Why is WMA hiding responses to Malaga survey? Page of critical comments left out

A month after sharing Malaga survey results with affiliates (or selected folks), WMA shared a censored version for public consumption.A month after sending Malaga survey results to affiliates (or selected folks), WMA shared a censored version.

Nearly a month ago, I posted results of a WMA survey taken after Malaga worlds. (I got it from Masters Mole 3443b.) In my summary, I estimated that 115 people took part, which I called an “atrocious” 1.4 percent participation rate. But WMA revealed Tuesday that “over 500” answered the survey. So it’s only a pathetic 6.2 percent response rate. My apologies.

(Yet a new page 2 of the survey response says 14.6 percent of 8,191 athletes “responded the survey.” That equates to close to 1,200. Go figure.)

Anyway: WMA cherrypicks — and bats away — two complaints: locations and Internet access.

But more revealing is the fact the survey posted on the WMA site omits a page of comments. Here’s what appeared on page 23 of the original survey results:

11. Separating events in the same discipline, over different days/venues made supporting fellow athletes difficult, if not impossible. Presenting medals for events at the main stadium, requiring athletes to leave the venues at which their fellow athletes were still competing, in order to make a lengthy journey to attend the ceremony, was most inconvenient and unsettling. Please can medal presentations be made at the same venue as the competitions, and competitions in similar events be allocated to the same venue and sequential times so we can all watch and support each other. Catering at the main stadium was inadequate.

12. Must look at timetabling of event Heat, SF Final. In Middle Distance less than 17 hrs between. How are athletes supposed to prepare properly for a World Final in such circumstances.

13. Would like to have seen the main stadium fully utilised. There were days when no racing at the main stadium – but races at others. The main stadium should have been main focus and very busy – it felt like the schedule could have been condensed into 3 venues.

14. Facilities for throwing were not up to acceptable standards, especially at the Torremolinos venue. Implements provides were old and sometimes illegal (frayed grips on javelins).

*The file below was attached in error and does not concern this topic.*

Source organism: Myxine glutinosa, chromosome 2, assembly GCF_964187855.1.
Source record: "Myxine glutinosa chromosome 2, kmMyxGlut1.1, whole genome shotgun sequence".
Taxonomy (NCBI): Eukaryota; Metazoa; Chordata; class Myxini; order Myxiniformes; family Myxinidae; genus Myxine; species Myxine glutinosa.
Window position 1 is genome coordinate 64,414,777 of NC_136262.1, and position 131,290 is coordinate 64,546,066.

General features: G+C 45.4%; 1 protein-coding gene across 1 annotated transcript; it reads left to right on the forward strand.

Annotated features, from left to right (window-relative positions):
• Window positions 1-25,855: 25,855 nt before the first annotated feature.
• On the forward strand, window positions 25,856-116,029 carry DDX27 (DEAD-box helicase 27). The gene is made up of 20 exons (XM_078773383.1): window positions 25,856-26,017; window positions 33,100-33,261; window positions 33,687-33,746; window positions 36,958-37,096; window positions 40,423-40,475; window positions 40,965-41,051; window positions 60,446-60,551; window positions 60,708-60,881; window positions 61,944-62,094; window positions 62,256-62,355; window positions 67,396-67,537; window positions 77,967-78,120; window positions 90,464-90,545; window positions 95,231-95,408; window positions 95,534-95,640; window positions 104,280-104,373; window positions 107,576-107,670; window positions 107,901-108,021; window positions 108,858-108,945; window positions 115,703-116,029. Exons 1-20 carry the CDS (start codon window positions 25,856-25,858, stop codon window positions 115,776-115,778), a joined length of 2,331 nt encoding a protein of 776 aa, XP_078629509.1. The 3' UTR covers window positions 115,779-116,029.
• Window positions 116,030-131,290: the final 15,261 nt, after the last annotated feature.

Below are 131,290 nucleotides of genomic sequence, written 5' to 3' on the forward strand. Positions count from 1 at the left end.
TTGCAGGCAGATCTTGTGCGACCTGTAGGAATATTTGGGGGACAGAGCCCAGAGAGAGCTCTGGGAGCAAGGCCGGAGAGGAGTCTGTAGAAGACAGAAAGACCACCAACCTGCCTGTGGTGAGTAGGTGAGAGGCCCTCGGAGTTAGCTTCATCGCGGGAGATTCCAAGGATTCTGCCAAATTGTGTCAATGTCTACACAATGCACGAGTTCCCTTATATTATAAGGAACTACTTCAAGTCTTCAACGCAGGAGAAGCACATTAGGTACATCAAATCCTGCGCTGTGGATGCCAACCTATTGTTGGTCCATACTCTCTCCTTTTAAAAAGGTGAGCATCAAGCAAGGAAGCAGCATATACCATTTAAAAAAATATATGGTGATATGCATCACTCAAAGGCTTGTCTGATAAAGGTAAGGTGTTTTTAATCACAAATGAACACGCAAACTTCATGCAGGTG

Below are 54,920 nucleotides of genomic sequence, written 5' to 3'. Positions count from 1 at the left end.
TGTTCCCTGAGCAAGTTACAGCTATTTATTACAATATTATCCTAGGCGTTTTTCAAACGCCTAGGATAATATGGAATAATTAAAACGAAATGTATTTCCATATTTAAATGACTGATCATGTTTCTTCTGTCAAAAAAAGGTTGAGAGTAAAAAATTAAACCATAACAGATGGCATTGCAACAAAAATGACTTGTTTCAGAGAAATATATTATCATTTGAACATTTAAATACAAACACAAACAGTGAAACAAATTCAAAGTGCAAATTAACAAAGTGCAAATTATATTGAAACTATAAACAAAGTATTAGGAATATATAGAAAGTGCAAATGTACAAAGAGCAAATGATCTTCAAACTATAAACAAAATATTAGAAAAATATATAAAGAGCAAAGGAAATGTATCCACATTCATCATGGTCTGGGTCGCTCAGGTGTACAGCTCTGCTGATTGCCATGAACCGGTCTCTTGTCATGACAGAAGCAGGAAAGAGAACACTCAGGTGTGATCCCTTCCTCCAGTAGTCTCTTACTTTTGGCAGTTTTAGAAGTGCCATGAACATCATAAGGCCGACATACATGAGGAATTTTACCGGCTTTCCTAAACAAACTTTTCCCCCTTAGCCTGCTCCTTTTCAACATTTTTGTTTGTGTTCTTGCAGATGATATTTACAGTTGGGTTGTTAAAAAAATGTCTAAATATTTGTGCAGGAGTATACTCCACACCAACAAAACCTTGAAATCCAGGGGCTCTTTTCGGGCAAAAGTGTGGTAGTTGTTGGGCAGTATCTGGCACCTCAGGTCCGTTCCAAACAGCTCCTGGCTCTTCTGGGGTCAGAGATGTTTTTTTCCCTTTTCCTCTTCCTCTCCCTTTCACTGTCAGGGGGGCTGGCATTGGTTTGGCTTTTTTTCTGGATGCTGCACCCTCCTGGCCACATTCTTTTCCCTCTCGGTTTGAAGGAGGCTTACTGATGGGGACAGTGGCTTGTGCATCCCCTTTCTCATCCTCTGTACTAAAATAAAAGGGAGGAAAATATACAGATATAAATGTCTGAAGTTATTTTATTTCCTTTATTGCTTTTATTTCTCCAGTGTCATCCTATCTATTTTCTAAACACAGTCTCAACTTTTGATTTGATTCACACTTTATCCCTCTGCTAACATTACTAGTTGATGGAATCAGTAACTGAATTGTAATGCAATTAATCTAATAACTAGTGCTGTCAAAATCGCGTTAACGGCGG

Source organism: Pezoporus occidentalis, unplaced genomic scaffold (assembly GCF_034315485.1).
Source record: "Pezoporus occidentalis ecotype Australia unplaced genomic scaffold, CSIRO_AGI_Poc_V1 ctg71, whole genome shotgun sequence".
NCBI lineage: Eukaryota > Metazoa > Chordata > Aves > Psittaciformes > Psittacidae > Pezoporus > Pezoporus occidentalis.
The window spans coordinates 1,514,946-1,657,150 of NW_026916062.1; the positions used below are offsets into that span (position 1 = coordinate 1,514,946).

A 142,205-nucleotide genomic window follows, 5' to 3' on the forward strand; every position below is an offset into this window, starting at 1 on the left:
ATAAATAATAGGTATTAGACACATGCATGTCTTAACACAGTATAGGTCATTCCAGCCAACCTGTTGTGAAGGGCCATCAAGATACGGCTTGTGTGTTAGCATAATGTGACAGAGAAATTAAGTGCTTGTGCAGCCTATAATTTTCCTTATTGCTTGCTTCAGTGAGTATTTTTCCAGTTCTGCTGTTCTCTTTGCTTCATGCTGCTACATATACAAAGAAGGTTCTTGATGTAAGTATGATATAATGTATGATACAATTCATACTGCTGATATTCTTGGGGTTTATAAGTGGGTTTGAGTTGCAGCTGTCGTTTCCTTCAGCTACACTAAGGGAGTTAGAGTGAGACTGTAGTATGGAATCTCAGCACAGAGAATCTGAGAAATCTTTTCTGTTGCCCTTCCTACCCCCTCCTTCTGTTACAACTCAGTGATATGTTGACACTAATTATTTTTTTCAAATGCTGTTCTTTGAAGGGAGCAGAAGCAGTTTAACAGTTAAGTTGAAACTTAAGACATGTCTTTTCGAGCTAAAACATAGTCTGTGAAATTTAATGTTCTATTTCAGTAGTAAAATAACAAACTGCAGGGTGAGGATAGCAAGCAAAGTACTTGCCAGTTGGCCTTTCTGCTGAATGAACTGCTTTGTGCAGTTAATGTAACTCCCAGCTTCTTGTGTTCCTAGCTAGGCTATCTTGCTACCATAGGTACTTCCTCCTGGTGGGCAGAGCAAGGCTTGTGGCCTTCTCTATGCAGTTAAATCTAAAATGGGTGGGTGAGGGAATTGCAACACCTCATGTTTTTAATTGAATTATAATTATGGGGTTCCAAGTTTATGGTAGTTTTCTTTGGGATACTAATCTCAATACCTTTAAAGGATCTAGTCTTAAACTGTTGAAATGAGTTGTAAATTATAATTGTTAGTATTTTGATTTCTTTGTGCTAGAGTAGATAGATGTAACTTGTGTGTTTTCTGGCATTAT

15. Throwing circles were poor, especially at Torremolinos, where the weight circle was an indoor one, needing different shoes. No water available, the competition took a ridiculous 5.5 hours, the weights were terrible, jury rigged with galvanised wire. When spectating, hard concrete steps, little shade, and nothing to see from lunch time to 4pm.

16. No proper implement to train with, no accommodation for practice before event. No good enough javelin for proper distance. Just a 55m only. A bent javelin in competition for throws. Each athlete waiting to throw the one good one.

17. It was appalling to find that with nearly 40 entries in my events, only 8 people got more than 3 throws. There should have been a properly seeded pool system with 16 to the final when numbers exceed 30. In the final each athlete gets 3 throws, then the best 8 at that point get a further 3 throws (making 9 throws in all for the best 8). The reference above to the IAAF rule is incorrect – qualification rounds must be used when the number of athletes is large. AT LEAST 12 then qualify for the final. (Larger numbers of competitors require larger numbers to the final)

The title of the WMA post was “The Survey: Your Voice!” More accurately: “The Survey: Your Muffled Voice!”

Whoever assembled and distributed the original survey summary trusted the affiliates with the nitty gritty gripes. But now that WMA has posted its version of the survey — redacting the tougher critiques — I have to wonder: Why?

Feel free to speculate. I won’t delete your responses.

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About the Author

Ken Stone
Ken has followed track as an athlete, writer and webmaster since the late 1960s, and saw most sessions of track and field at the 1984 Los Angeles and 1996 Atlanta Olympics. He also attended the 1988, 1992, 2000, 2004, 2008 and 2012 Trials. He worked for 10 newspapers and now reports for Times of San Diego. Write him at TrackCEO@aol.com or kens@timesofandiego.com. Story tips always welcome!

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